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'Lost Girls' author Robert Kolker discusses a mysterious Long Island murder case

In 'Lost Girls,' Kolker examines five young female murder victims and the lives they led, along with the aspects of the case much of the media missed at the time.

By Randy Dotinga / September 13, 2013

'Lost Girls' is by Robert Kolker.

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The serial killings on Long Island have become a national media sensation. But the cameras and microphones miss a larger story that unfolds in "Lost Girls: An Unsolved American Mystery," one of the best true-crime books of this young century.

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Robert Kolker, a writer with New York Magazine, wants to know who killed five young women and why they died. But the murders are only part of his focus. Kolker seeks to understand the lives they lived, the struggles they endured and the motives that drove these working-class women to become prostitutes in the Internet era.

The result is a grim but revealing inside look under the surface of American society. The murderer or murderers remain free, but Kolker captures other culprits – personal failures, callousness, incompetence – in the intricate web of his narrative.

Q: What about these women drew you into this story?
 
A: While they never knew one another, they all came from parts of America that the media tends to overlook.

They're the struggling parts that haven't recovered from the recession, where options are narrowing for young people. No matter how well you did in high school, and some got As, the only options seemed to be Dunkin' Donuts or Walmart.

The Internet and Craigslist provided them with an option that they found irresistible. They decided to take a risk and make more money in a night than their friends could make in a couple weeks in their day jobs. That was the real constant.
 
Q: What else did they have in common?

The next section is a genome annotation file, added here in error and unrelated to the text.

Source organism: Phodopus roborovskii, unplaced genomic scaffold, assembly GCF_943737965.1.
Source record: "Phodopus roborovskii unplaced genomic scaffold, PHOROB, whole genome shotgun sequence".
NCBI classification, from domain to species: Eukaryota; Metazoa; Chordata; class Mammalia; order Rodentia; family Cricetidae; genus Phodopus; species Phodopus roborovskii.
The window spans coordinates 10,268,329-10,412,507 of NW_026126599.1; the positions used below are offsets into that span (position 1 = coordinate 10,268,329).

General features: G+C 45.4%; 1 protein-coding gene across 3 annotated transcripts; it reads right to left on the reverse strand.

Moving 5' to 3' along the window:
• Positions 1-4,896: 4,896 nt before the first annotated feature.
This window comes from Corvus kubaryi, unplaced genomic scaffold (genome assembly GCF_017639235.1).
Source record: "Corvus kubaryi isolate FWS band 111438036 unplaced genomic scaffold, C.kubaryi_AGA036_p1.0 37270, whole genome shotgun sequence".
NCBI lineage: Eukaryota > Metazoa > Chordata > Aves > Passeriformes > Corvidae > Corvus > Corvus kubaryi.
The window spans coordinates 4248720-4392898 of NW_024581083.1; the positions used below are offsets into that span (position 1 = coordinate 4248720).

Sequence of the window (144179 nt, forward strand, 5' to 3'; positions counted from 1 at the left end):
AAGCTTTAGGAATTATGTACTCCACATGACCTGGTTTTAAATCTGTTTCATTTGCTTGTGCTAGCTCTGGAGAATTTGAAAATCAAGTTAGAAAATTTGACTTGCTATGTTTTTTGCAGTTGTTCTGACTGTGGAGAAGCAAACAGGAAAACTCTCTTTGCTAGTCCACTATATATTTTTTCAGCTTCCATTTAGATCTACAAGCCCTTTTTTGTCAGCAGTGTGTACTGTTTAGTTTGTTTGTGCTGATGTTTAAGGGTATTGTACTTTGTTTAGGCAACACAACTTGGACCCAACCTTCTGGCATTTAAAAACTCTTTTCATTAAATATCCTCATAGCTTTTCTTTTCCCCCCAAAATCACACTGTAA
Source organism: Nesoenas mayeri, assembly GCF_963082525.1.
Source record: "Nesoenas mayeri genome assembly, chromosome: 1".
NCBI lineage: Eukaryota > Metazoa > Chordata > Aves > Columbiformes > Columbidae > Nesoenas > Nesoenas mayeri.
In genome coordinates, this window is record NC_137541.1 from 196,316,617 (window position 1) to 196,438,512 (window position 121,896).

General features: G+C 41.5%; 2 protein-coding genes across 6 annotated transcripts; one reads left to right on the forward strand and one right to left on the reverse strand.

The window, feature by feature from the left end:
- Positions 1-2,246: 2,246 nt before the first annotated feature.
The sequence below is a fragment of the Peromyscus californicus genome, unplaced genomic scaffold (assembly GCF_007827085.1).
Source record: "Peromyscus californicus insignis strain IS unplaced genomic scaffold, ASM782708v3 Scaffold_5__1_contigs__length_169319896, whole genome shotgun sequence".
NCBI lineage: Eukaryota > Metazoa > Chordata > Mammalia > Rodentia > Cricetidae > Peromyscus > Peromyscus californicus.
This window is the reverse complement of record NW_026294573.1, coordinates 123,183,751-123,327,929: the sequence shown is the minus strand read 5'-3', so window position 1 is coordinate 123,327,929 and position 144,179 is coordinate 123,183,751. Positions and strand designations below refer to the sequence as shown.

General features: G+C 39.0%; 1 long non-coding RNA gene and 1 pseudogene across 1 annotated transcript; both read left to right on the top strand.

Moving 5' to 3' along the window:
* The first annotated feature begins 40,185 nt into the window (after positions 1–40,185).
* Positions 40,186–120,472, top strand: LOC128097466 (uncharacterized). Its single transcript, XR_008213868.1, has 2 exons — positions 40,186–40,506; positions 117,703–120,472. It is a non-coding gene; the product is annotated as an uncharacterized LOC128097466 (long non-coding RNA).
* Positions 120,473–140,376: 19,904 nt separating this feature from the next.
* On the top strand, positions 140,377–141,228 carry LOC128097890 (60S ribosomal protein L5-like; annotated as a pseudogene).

A: There were things that one might expect like childhood trauma or addiction or dysfunctional families or poor parenting. But it wasn't consistent.

It was more the promise of social mobility that they shared. They and their families were all in environments where they're trapped. There's no hope of moving up. A chance to make so much money so quickly is a chance to get a leg up.
 
I wanted to investigate the question of why someone makes a decision to become a prostitute. It's a seismic decision to make. The reasons are not always what the stereotype is.

The other goal is to talk about the world they came from. It becomes a story about class and a story about the gap between rich and poor and how people become vulnerable.
 
Q: What are the stereotypes you're talking about?
 
A: I went in with a lot of preconceived notions.

When the first bodies were found, the four women wrapped in burlap, I thought, 'We're never going to learn anything more about them.' I thought they were trafficked in from other countries, that they were outcasts from other countries, that they did it for drugs.

I was wrong about that. What I learned when I got to know the families better is that it's the money that drew these women in. Drugs and substance issues came later.

The thing they shared was that it was about the money and they were from America and from working class families.
 
Q: These women worked in the "escort" business, which is often a front for prostitution. Men found these women online. How has the Internet changed the world of prostitution?
 
A: In the past, women worked anonymously and in the shadows. Then the Internet came along, and suddenly you didn't have to walk down the street anymore. And if you were a man, you didn't have to go to a bad neighborhood anymore.

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